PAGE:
Cloning Software - SSD's - Best Backup Solution

I own a small business where all the employees dock their laptops and we backup to "the cloud". We also backup locally using Thermaltake BlacX Docks with 500GB Laptop drives inserted. The laptops have SSD Drives and use the Thermaltake's SATA connection, so backups are quick.

I would like to find a backup/cloning solution that would allow me to simply pop in the laptop drive in the Thermaltake dock in the event of a drive failure in the attached laptop.

The cloning solutions that I have seen only allow for clones to be made when the system is rebooted with a startup CD/DVD (you cant use the computer during the clone). I have looked at Arconis/Windows Image, Clonezilla, etc.

Is there a solution that would allow a clone to be made while using the laptop (like backing up in the background while working)? And have the awesomeness of being able to simply pop in the drive from my Thermaltake dock in the event of a drive failure and get right back to work?

The submitter with the best answer gets a bucket of chicken and my eternal gratitude.
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More about cloning software backup solution
  1. Cloning is the process whereby an exact copy, sector by sector, of the hard disk is made. Some cloning software include even the blank spaces. Because of this, the hard disk is 'locked' during the cloning process. During this constant read process, other operations cannot be done on the same disk. Currently there is no software that will do what you are asking.
  2. Believe it or not, I am not entirely sure what you are doing. With both of the above posts, I'm a little confused. But please bear with me, because I have experience in what I think that you are trying to do.

    Do you backup the drive in your laptop (hereinafter Drive One) to a drive in the dock (hereinafter Drive Two), and want to put Drive Two into the laptop if Drive One fails?

    What is it that you need to do "while using the laptop?" Is it running off Drive One, the original system disk, while creating Drive Two, the backup copy (and do you use a different Drive Two for each PC)? If so, that can be done.

    If your goal is to back up Drive One to Drive Two while the PC is being used,and be able to pop Drive Two into the laptop in case Drive One fails and go on from there, it can be done. <Here comes why you put up with my confusion>

    There are well-proven solutions to backing up entire system drives while the system is running, and creating backups that can be used to image a new hard drive in the system. Acronis True Image doe a very good job of this. It surprised me; I had tested live-backup of system disks before and failed to get consistently bootable backups. Acronis does work. However, it's a two-step process.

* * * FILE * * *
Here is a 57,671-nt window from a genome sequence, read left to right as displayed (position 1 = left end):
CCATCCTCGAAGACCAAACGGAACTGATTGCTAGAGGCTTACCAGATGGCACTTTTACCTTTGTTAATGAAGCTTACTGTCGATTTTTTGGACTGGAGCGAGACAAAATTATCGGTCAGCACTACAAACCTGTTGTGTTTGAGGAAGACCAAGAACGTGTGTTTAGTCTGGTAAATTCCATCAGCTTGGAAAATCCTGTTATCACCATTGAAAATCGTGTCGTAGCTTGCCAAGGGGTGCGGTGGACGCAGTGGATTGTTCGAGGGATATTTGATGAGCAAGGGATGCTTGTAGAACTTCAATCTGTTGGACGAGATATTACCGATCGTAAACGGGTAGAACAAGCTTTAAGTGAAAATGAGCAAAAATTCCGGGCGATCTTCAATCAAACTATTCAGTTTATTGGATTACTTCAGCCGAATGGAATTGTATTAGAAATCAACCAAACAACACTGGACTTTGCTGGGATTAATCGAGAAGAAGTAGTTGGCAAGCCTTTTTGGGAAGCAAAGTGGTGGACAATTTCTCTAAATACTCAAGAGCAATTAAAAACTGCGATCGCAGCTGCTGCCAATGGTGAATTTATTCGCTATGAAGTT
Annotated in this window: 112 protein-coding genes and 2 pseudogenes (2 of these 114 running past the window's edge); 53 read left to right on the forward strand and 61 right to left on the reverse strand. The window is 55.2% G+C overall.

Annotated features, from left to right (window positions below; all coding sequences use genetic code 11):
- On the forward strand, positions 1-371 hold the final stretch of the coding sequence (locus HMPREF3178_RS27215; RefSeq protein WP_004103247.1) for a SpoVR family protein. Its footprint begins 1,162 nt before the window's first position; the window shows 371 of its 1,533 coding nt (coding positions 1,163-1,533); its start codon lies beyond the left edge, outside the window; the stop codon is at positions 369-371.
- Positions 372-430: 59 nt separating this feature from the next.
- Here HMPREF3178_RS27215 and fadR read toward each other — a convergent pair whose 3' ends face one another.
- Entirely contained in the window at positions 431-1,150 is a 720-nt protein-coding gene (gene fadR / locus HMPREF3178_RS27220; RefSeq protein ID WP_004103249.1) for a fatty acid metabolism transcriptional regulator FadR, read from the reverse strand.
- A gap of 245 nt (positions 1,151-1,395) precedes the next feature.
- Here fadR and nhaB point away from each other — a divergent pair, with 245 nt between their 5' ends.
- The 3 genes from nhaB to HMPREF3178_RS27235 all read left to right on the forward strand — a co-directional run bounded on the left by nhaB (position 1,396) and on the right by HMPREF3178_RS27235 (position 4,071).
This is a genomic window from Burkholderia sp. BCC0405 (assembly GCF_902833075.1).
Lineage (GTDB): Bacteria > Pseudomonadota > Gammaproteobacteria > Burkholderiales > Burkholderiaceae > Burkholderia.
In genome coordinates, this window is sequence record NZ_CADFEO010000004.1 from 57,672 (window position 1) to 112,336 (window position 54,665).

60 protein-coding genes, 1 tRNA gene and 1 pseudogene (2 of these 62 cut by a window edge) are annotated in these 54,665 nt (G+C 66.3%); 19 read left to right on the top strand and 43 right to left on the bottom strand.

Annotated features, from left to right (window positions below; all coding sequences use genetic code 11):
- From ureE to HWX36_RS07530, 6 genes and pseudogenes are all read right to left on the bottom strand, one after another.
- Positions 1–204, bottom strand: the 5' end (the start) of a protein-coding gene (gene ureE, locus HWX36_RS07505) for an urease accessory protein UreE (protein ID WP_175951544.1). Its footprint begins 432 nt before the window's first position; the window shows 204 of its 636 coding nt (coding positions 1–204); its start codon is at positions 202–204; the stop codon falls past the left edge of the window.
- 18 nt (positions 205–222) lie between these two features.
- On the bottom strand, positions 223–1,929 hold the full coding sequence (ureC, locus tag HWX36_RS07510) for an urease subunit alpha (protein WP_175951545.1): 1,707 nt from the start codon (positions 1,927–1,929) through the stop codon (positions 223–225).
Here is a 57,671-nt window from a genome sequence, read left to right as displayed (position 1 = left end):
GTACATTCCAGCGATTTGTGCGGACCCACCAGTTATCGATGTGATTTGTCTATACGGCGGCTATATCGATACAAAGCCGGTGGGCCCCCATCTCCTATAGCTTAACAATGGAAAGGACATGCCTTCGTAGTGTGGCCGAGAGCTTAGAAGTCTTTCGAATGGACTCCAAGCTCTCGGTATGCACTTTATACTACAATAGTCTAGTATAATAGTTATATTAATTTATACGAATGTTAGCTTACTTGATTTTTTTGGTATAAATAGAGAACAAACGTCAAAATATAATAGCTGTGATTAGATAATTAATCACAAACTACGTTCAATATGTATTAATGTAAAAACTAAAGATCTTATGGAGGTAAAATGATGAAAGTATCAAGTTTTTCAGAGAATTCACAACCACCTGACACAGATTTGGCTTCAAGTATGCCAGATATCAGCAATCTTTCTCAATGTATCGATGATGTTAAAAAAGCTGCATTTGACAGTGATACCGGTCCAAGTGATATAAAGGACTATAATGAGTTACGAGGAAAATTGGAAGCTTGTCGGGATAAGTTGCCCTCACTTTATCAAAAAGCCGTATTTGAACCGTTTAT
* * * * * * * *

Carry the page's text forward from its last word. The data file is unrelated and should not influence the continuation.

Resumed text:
Step one: Do an Acronis image backup of your system drive while using the system. After the first one you can do incrementals; I did this yesterday.

    Step two: This is the one that doesn't give you exactly what you wanted. You have to use a computer to restore the Acronis image to the drive in your external dock. I don't know if Acronis can do this in one step instead of two; I have never tried it.

    You would do this restore either when Drive One fails, if you are not in a hurry, or after every backup, if you want to be able to pop in Drive Two as soon as Drive One fails (but you'll need a whole box of Drive Twos, one for each PC).

    But if you do steps 1 and 2, you will find that you have in your dock a drive that can be used to boot your computer to the state that it was in when you did the last backup.

    If this is not what you wanted to do, either provide a narrative showing what steps you want to happen (backup, backup, drive fails, put X into Y) or I'll butt out and let someone else get the chicken.

    Edit: Despite my confidence in Acronis, I actually use the 2003 version of Norton Ghost to do my image backups, with the machine booted to DOS. Once I found something that I could depend on for bootable backups, I stuck with it. I really have tested Acronis and had zero failures to boot from its backups, but my habits are fixed in stone by now. I probably won't change until I get drives over 2.13 TB, and then I will use the EASEUS bootable clone software.
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